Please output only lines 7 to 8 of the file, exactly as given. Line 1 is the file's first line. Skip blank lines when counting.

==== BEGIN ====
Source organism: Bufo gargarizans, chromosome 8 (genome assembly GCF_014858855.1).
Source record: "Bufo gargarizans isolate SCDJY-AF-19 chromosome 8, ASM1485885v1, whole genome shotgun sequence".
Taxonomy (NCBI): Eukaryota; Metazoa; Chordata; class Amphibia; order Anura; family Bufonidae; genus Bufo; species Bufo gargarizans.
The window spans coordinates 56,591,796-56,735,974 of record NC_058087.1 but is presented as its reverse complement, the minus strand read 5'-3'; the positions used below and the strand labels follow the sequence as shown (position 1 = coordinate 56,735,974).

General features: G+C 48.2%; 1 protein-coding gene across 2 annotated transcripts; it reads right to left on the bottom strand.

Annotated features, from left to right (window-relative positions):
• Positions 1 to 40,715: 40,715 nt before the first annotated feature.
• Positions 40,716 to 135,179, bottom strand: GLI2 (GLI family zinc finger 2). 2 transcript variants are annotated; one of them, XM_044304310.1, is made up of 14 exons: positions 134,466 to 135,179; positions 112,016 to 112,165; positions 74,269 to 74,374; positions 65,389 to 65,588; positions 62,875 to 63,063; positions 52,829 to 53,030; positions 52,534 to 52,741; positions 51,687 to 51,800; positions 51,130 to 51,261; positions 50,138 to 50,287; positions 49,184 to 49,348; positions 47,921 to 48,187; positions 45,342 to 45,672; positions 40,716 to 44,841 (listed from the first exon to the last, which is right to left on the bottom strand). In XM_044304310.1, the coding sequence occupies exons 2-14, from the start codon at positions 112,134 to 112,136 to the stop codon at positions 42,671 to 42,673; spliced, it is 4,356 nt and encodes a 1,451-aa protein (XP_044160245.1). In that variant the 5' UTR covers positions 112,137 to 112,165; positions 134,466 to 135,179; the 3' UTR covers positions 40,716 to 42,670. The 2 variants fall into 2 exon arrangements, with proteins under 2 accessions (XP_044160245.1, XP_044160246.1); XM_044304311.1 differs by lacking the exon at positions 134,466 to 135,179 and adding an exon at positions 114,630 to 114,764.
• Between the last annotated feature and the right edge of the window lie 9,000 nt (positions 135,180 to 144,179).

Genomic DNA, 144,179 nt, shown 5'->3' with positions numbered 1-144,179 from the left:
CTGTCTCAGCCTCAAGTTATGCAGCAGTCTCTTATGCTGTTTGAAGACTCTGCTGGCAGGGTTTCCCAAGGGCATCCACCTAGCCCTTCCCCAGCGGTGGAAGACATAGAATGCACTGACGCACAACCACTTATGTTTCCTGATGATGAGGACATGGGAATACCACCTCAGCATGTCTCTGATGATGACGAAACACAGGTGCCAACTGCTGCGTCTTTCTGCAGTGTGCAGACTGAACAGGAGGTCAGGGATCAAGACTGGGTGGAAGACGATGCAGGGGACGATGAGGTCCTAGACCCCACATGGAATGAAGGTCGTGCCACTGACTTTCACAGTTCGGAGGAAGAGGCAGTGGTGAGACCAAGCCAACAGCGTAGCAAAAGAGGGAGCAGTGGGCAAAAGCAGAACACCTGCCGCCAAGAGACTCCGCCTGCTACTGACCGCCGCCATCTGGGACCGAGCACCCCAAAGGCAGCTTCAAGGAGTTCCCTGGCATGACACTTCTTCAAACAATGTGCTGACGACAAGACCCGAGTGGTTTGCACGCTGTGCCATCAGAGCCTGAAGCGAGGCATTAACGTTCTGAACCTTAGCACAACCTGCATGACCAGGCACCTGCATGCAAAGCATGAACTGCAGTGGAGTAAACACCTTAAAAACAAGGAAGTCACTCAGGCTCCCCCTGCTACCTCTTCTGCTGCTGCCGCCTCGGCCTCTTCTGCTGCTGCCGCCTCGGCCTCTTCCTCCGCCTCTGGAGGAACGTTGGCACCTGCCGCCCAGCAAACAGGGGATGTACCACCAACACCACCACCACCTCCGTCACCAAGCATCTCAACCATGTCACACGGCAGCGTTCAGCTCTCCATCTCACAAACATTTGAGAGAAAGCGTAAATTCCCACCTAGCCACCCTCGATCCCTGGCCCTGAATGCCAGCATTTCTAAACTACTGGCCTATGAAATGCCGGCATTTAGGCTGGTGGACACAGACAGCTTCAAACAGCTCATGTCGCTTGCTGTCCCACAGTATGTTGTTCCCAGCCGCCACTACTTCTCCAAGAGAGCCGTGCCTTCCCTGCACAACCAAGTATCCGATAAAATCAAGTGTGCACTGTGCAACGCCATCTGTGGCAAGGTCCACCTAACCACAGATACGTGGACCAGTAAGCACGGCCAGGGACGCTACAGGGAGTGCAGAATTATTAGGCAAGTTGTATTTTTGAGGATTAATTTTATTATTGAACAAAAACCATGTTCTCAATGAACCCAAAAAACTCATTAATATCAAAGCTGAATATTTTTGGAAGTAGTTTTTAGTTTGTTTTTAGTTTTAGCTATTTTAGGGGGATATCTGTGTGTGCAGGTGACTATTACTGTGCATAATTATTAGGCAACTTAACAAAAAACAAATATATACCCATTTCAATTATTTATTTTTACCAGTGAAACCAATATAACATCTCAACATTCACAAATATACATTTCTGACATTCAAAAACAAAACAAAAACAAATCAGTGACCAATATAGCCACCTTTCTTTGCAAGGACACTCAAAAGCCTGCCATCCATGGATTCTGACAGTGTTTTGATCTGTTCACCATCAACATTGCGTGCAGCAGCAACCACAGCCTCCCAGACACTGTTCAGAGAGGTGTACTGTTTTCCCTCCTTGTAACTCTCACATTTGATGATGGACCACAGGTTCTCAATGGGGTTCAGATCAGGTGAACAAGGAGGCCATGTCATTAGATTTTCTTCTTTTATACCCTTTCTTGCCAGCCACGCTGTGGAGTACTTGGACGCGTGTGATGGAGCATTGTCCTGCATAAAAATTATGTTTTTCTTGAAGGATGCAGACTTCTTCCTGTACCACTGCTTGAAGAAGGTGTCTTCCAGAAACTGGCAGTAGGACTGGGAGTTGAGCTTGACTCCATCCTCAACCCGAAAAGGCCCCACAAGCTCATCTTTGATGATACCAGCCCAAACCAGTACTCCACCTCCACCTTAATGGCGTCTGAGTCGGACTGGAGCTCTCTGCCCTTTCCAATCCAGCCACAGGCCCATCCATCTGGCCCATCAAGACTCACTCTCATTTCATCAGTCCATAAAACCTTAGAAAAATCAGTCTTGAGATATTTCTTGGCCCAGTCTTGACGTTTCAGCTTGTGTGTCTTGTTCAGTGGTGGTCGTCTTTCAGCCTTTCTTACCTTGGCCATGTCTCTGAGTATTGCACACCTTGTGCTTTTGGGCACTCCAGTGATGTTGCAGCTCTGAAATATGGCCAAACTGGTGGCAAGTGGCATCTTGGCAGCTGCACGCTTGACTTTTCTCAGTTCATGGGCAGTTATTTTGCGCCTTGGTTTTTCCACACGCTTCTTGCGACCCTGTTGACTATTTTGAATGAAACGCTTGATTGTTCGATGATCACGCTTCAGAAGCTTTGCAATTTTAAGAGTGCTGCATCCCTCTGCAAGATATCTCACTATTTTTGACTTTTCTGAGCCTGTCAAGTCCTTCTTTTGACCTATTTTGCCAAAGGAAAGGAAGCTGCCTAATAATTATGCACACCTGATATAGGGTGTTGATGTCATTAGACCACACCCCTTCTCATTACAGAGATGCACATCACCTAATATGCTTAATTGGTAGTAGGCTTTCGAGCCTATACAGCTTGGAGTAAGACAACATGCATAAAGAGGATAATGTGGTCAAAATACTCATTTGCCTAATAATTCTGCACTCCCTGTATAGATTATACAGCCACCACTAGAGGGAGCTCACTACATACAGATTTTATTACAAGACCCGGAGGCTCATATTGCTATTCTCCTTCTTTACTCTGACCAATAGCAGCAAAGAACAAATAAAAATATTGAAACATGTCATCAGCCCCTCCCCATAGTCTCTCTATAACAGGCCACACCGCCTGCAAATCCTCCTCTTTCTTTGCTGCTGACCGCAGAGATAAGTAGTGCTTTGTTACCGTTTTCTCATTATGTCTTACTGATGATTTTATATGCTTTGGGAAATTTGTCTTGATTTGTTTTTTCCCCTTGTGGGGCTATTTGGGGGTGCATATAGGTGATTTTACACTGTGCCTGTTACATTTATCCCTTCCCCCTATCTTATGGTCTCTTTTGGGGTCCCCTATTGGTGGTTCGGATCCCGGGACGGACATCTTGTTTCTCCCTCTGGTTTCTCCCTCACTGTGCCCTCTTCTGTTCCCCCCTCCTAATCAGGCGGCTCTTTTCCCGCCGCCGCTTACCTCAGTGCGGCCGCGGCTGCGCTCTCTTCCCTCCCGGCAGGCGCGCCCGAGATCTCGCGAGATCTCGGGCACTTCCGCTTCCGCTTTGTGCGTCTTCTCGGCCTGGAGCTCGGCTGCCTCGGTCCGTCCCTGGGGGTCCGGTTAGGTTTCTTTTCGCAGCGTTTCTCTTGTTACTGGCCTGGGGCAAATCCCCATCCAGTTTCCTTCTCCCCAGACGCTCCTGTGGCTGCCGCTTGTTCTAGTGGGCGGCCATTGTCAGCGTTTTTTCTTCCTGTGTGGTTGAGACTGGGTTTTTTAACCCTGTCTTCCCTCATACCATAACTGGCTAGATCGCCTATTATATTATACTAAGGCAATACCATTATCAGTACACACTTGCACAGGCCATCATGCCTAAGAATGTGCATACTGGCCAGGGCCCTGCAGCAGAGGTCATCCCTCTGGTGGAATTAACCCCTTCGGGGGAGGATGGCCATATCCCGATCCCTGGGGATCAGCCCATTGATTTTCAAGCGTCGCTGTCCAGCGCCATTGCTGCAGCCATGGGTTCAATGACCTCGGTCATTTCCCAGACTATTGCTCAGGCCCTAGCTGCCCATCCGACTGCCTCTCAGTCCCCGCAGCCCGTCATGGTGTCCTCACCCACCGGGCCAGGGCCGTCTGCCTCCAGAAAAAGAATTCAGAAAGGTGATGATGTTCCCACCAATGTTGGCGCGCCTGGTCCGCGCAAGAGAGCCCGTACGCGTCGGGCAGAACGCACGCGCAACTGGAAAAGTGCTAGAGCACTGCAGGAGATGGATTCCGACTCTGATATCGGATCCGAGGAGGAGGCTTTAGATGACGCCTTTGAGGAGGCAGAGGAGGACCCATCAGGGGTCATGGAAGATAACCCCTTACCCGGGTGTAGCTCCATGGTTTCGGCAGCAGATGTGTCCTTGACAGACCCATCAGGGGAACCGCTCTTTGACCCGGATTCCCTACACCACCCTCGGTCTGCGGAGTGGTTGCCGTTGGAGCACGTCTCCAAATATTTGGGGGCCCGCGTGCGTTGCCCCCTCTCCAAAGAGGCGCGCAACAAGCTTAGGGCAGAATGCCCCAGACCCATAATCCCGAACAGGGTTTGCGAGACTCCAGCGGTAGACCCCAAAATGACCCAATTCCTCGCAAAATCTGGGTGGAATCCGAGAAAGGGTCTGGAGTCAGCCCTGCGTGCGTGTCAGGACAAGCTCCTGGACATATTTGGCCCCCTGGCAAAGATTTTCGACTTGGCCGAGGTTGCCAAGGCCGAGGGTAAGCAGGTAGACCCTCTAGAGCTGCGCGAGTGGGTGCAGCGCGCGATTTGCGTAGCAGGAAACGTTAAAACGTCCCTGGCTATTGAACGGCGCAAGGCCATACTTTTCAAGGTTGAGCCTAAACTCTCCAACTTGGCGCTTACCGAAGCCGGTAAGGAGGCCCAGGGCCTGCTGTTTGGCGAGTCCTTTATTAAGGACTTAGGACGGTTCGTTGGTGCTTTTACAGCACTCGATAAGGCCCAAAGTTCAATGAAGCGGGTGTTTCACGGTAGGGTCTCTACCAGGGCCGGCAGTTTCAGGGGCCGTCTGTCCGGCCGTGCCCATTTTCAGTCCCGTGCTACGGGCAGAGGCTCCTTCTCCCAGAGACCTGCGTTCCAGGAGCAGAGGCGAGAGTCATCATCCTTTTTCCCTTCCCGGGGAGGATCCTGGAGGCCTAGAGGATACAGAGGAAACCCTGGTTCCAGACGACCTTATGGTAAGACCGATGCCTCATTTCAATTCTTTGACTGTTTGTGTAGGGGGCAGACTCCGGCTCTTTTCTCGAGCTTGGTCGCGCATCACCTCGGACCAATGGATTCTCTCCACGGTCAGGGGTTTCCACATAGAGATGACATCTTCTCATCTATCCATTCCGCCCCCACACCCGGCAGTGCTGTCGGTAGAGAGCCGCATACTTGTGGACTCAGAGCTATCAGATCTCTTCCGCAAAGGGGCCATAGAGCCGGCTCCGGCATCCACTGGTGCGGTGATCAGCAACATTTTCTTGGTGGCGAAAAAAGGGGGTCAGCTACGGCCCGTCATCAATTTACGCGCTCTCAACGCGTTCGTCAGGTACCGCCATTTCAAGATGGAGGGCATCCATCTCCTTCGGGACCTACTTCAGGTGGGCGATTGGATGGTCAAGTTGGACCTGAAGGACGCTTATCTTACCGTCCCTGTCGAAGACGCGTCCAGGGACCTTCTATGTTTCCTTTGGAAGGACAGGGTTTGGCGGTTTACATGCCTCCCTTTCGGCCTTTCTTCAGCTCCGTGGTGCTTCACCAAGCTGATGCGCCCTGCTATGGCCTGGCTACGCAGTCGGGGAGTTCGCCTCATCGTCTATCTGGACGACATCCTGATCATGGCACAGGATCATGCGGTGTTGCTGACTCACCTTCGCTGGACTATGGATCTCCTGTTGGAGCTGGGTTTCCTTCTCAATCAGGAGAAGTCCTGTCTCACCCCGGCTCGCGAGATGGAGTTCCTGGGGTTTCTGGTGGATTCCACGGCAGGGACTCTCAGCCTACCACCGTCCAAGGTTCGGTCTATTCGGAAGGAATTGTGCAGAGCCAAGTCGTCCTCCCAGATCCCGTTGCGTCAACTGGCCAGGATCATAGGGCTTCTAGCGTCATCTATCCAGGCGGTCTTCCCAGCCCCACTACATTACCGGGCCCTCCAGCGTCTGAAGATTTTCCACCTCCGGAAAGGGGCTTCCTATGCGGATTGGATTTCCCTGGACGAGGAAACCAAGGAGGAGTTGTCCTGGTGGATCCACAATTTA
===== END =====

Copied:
• Positions 1 to 40,715: 40,715 nt before the first annotated feature.
• Positions 40,716 to 135,179, bottom strand: GLI2 (GLI family zinc finger 2). 2 transcript variants are annotated; one of them, XM_044304310.1, is made up of 14 exons: positions 134,466 to 135,179; positions 112,016 to 112,165; positions 74,269 to 74,374; positions 65,389 to 65,588; positions 62,875 to 63,063; positions 52,829 to 53,030; positions 52,534 to 52,741; positions 51,687 to 51,800; positions 51,130 to 51,261; positions 50,138 to 50,287; positions 49,184 to 49,348; positions 47,921 to 48,187; positions 45,342 to 45,672; positions 40,716 to 44,841 (listed from the first exon to the last, which is right to left on the bottom strand). In XM_044304310.1, the coding sequence occupies exons 2-14, from the start codon at positions 112,134 to 112,136 to the stop codon at positions 42,671 to 42,673; spliced, it is 4,356 nt and encodes a 1,451-aa protein (XP_044160245.1). In that variant the 5' UTR covers positions 112,137 to 112,165; positions 134,466 to 135,179; the 3' UTR covers positions 40,716 to 42,670. The 2 variants fall into 2 exon arrangements, with proteins under 2 accessions (XP_044160245.1, XP_044160246.1); XM_044304311.1 differs by lacking the exon at positions 134,466 to 135,179 and adding an exon at positions 114,630 to 114,764.